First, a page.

Celebrating East African Writing!
She felt the wind on her face as the vehicle made its way past small towns. How peculiar that each town had a new mosque, she thought. The force of her crime pulled her back as she imagined the vehicle getting trapped in a tangled mesh of mangrove roots. Wisps of cinnamon from the white man’s loud chewing were caught in her nostrils. It was the old Peugeot 504 that first drew her to the man she was leaving behind. Of course there were the stories about his past that she heard among her friends but it was the way he looked inside the old vehicle which made him her centurion.
He took care of her the way a man ought to. He was not handsome; his countenance had been borrowed from an old wooden mask. He made her abandon her obsession with wine bottles. While her friends read books about the mau mau and collected stamps sent from Rhodesia she was out in expensive restaurants slipping wine bottles into her purse. Her specialty was South African wine bottles. Somehow this had found its way into her incomplete dissertation on aesthetics and abstract form. It was not her fault that her professor was so narrow minded.
Perhaps the man she was leaving had made her abandon her obsessions because there was no room for both their delusions in the relationship. It was about him mostly and when she became skin and flesh she stayed seasoned to fulfilled desires. Existing when he decided, she woke up at night to find herself bathed in the air of far away vineyards, transposed.
She was smoking besides the Swedish man when he first made a pass at her. The Swedish, a film-maker called Hans, had hair that reminded her of the thickness of paint brush in her arts and craft classes. Hans made attempts at giving her midnight revivals among red bed sheets but it was his hair that she touched and smelt. He wore a vermilion shirt so that the veins on his arms seemed to rise from the fabric of the shirt.
“Good evening. Tours and Travels Taxi Services would like to offer you a compliment drive to whichever destination you prefer.”
Obviously he had observed them for weeks. The couple only used that one taxi service but never before had they been approached by one of the drivers. It seemed a plausible thing in Nairobi. Hans welcomed the idea.
“Jambo rafiki, park around Wabera Street and we will be with you in no time.”
Rafiki made an imperceptible bow and left. She never knew how it is that he was so sure Hans would let her go to the taxi alone. When Hans stepped onto the pavement that leads to Wabera Street there was no taxi around. She had left. He went back to the restaurant to see if she ha left her purse. Nothing. Even the half full bottle of wine was gone.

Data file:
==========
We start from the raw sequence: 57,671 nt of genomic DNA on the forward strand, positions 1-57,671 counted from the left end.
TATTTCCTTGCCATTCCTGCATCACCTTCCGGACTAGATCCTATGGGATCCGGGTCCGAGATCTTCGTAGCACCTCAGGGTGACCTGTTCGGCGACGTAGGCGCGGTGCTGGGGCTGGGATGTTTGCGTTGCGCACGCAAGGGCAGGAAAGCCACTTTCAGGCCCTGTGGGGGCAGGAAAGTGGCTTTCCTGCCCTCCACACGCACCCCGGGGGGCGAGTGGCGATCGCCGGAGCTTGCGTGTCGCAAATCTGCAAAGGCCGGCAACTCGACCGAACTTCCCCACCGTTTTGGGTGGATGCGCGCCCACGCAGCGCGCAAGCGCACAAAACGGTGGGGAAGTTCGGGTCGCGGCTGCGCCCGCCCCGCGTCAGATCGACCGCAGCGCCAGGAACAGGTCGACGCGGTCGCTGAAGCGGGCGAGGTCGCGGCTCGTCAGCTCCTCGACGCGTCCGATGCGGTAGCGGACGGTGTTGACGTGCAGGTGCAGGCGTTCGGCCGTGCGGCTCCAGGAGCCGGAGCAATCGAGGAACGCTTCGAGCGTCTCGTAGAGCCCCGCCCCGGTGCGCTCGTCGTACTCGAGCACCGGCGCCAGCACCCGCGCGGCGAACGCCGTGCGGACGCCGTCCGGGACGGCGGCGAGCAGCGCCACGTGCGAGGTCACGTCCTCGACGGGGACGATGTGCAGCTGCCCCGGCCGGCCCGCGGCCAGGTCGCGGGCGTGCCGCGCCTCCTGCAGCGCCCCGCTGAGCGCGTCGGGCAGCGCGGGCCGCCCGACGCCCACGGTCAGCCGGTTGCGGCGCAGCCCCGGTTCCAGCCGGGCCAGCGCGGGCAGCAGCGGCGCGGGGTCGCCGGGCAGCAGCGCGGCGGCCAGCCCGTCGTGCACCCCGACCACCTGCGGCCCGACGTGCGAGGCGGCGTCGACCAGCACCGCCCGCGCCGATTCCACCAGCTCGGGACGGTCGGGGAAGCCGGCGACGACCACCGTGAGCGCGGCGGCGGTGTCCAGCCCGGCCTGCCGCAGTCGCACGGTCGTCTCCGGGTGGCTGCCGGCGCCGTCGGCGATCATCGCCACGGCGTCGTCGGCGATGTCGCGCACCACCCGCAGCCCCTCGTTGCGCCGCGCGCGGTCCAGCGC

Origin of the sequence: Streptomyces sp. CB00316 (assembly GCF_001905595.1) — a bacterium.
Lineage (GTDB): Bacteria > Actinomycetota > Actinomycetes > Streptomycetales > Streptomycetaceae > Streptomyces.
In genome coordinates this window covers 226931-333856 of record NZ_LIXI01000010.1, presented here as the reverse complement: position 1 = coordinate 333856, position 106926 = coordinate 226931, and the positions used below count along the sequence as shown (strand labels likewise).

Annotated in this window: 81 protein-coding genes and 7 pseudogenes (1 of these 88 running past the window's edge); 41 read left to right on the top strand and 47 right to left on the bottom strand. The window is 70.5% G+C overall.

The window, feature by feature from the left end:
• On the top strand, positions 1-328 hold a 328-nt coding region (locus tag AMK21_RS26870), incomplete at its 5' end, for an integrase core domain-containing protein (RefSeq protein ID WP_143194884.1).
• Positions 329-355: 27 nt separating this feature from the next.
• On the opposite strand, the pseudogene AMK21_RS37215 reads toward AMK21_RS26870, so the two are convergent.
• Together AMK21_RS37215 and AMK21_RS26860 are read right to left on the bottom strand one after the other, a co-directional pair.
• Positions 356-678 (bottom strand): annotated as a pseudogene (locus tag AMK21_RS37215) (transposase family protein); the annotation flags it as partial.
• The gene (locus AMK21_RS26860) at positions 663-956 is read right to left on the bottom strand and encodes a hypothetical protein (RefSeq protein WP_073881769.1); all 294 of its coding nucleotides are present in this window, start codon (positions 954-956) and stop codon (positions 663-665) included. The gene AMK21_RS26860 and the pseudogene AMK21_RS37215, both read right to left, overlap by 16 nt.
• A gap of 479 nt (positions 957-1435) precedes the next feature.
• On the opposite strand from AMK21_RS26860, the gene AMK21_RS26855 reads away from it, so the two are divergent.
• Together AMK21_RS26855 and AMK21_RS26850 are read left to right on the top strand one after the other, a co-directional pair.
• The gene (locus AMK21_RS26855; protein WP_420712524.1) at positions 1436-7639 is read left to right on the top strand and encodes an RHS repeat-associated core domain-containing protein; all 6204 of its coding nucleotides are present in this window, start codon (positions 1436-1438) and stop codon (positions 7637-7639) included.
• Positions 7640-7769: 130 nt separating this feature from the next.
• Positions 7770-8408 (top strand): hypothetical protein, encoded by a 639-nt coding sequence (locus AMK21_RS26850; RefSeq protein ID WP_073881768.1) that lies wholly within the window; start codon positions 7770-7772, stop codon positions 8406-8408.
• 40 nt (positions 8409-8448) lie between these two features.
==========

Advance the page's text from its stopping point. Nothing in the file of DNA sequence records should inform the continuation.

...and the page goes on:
Kinetics drew her to him the more. On Kenyatta Avenue she made him sip the Arabella Cabernet Sauvignon 2008 from the bottle. She kissed the rim when he was done. It seemed they had known each other for a long time. The KAR soldiers blinked at her as they drove past Westminster House. He offered her a cigarette which she gladly accepted but instead of smoking it she watched it slowly waste away in the night air of Nairobi.
He drove her to a single room in Pangani. By no means was he a poor moon. He lived like a man who has only half settled, aware that one day he might have to leave in a hurry.
He commented on the coral color of her thighs, the cold feel of her skin, the number of beads around her waist and the abundance of tastes in her mouth. He was so patient it felt as if the theories about the expansion of the universe and black holes concerned her body’s trusted rising and falling under a guttural moonlight.
In the late hours of the morning she considered the journey of night she had taken. He played Louis Armstrong’s Cabaret all through the night. His face was the kindest she had seen and yet he had robbed a white man. Knowing Hans she did not expect that he will ever call. This gave her some consolation. Although the new man’s benign indifference made it feel like it was not a robbery. Robbery is when she went to Luna Park only to be confronted by the inflated balloon of a clown. Clowns must walk and chase after kids. This one only waved at the sky above her.